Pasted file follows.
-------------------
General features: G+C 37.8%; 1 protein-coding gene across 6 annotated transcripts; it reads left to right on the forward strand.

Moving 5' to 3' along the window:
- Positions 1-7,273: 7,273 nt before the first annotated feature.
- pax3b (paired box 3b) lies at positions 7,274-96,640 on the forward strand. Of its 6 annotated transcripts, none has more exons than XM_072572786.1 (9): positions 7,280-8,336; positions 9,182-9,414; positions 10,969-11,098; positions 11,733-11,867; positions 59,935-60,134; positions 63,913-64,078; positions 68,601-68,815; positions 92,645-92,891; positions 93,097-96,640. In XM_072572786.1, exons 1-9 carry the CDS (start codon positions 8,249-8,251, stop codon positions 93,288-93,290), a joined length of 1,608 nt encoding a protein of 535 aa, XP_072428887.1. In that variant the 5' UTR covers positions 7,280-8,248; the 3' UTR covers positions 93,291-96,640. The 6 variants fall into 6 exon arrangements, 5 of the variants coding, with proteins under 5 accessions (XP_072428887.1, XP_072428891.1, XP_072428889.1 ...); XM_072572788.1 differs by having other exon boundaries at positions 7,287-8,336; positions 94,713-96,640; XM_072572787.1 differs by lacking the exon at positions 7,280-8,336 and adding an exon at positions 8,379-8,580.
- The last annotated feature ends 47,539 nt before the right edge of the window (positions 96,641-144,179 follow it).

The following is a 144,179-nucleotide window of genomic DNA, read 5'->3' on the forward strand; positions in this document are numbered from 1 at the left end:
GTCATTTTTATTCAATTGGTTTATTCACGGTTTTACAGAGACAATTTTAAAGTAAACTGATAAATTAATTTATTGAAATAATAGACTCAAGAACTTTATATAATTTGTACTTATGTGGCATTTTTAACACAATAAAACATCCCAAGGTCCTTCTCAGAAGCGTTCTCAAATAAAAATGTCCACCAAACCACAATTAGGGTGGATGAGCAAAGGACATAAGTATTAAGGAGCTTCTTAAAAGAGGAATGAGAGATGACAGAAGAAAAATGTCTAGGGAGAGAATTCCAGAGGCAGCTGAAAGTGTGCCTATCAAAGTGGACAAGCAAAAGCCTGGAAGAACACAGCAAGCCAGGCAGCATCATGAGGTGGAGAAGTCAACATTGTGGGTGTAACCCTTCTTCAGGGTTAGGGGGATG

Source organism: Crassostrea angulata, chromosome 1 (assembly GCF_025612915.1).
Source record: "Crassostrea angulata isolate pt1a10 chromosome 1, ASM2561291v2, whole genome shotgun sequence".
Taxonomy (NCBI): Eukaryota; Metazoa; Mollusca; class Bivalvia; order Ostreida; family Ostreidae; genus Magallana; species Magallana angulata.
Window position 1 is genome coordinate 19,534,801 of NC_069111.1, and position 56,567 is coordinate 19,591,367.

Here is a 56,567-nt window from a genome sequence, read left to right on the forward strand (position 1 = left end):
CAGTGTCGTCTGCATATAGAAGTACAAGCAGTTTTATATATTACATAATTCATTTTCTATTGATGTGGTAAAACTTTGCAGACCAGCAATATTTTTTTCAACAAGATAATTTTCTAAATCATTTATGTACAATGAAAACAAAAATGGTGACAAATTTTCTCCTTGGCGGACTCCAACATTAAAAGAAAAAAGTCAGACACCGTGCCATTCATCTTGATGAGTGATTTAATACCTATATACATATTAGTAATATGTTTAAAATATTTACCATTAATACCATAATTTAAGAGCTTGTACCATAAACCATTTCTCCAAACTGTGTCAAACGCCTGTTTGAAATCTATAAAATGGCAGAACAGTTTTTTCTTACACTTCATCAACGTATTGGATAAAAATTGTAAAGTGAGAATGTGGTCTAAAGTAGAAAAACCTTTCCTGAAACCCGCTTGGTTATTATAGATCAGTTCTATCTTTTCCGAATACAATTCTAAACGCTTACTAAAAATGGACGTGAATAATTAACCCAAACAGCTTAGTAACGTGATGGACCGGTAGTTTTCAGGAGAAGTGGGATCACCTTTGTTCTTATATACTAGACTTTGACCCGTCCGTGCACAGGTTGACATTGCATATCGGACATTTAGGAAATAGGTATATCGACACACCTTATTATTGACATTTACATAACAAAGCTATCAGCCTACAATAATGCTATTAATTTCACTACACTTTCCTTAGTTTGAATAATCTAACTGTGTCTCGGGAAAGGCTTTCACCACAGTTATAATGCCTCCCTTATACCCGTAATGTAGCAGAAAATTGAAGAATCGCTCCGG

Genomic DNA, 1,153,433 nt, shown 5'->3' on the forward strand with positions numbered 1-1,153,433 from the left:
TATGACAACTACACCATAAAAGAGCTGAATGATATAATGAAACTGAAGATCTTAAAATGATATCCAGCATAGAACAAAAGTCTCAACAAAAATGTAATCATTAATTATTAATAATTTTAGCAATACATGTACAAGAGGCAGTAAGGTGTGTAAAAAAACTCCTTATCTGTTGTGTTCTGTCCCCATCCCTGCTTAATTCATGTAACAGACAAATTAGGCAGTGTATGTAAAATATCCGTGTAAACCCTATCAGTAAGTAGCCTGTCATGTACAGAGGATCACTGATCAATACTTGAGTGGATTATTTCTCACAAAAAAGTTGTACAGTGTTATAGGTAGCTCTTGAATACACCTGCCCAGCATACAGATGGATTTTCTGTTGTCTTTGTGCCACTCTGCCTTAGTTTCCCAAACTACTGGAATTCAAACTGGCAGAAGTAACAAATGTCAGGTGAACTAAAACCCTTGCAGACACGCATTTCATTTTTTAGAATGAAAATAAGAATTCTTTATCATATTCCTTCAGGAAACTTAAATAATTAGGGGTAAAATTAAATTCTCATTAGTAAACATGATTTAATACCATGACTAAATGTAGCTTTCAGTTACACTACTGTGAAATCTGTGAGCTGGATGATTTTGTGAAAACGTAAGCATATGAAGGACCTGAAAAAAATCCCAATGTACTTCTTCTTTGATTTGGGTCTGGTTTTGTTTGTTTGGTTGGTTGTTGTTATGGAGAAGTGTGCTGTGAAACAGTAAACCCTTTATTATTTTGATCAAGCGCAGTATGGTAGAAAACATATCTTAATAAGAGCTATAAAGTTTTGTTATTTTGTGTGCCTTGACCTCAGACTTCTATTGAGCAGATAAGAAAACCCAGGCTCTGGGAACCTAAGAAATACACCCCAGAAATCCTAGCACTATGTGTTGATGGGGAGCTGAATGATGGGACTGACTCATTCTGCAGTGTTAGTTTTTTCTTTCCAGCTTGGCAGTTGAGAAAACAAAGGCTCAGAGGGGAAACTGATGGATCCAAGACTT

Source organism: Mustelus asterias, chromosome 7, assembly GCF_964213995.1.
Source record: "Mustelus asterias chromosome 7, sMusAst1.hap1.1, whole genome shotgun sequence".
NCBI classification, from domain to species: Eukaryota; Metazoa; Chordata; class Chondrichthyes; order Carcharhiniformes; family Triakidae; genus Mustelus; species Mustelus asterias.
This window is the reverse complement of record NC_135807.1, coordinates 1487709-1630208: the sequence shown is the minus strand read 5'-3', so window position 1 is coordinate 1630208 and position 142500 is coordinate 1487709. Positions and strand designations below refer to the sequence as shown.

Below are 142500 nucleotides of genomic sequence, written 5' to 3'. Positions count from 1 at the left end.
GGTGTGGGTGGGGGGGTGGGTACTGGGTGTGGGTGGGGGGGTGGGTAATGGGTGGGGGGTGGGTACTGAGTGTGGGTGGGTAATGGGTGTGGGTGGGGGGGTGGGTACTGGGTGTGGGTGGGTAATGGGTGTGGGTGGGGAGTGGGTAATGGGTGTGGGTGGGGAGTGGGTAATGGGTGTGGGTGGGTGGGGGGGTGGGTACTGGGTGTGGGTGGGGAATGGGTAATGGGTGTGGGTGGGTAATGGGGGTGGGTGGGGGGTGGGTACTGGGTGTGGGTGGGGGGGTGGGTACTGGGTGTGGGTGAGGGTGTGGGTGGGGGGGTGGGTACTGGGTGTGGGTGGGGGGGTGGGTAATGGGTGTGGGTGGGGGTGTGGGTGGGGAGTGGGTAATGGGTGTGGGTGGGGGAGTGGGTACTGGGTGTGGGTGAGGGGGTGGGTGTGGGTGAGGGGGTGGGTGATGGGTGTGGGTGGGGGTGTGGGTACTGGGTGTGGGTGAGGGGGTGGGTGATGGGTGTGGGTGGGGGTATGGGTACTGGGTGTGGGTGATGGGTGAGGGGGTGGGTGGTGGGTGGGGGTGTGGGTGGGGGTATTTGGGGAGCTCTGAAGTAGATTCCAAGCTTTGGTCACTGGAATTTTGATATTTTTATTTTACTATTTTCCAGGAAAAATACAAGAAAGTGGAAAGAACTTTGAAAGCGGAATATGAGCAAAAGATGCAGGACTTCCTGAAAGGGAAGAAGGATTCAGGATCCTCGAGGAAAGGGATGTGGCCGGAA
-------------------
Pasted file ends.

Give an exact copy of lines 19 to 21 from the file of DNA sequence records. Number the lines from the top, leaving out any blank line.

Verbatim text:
This window is the reverse complement of record NC_135807.1, coordinates 1487709-1630208: the sequence shown is the minus strand read 5'-3', so window position 1 is coordinate 1630208 and position 142500 is coordinate 1487709. Positions and strand designations below refer to the sequence as shown.

Below are 142500 nucleotides of genomic sequence, written 5' to 3'. Positions count from 1 at the left end.
GGTGTGGGTGGGGGGGTGGGTACTGGGTGTGGGTGGGGGGGTGGGTAATGGGTGGGGGGTGGGTACTGAGTGTGGGTGGGTAATGGGTGTGGGTGGGGGGGTGGGTACTGGGTGTGGGTGGGTAATGGGTGTGGGTGGGGAGTGGGTAATGGGTGTGGGTGGGGAGTGGGTAATGGGTGTGGGTGGGTGGGGGGGTGGGTACTGGGTGTGGGTGGGGAATGGGTAATGGGTGTGGGTGGGTAATGGGGGTGGGTGGGGGGTGGGTACTGGGTGTGGGTGGGGGGGTGGGTACTGGGTGTGGGTGAGGGTGTGGGTGGGGGGGTGGGTACTGGGTGTGGGTGGGGGGGTGGGTAATGGGTGTGGGTGGGGGTGTGGGTGGGGAGTGGGTAATGGGTGTGGGTGGGGGAGTGGGTACTGGGTGTGGGTGAGGGGGTGGGTGTGGGTGAGGGGGTGGGTGATGGGTGTGGGTGGGGGTGTGGGTACTGGGTGTGGGTGAGGGGGTGGGTGATGGGTGTGGGTGGGGGTATGGGTACTGGGTGTGGGTGATGGGTGAGGGGGTGGGTGGTGGGTGGGGGTGTGGGTGGGGGTATTTGGGGAGCTCTGAAGTAGATTCCAAGCTTTGGTCACTGGAATTTTGATATTTTTATTTTACTATTTTCCAGGAAAAATACAAGAAAGTGGAAAGAACTTTGAAAGCGGAATATGAGCAAAAGATGCAGGACTTCCTGAAAGGGAAGAAGGATTCAGGATCCTCGAGGAAAGGGATGTGGCCGGAA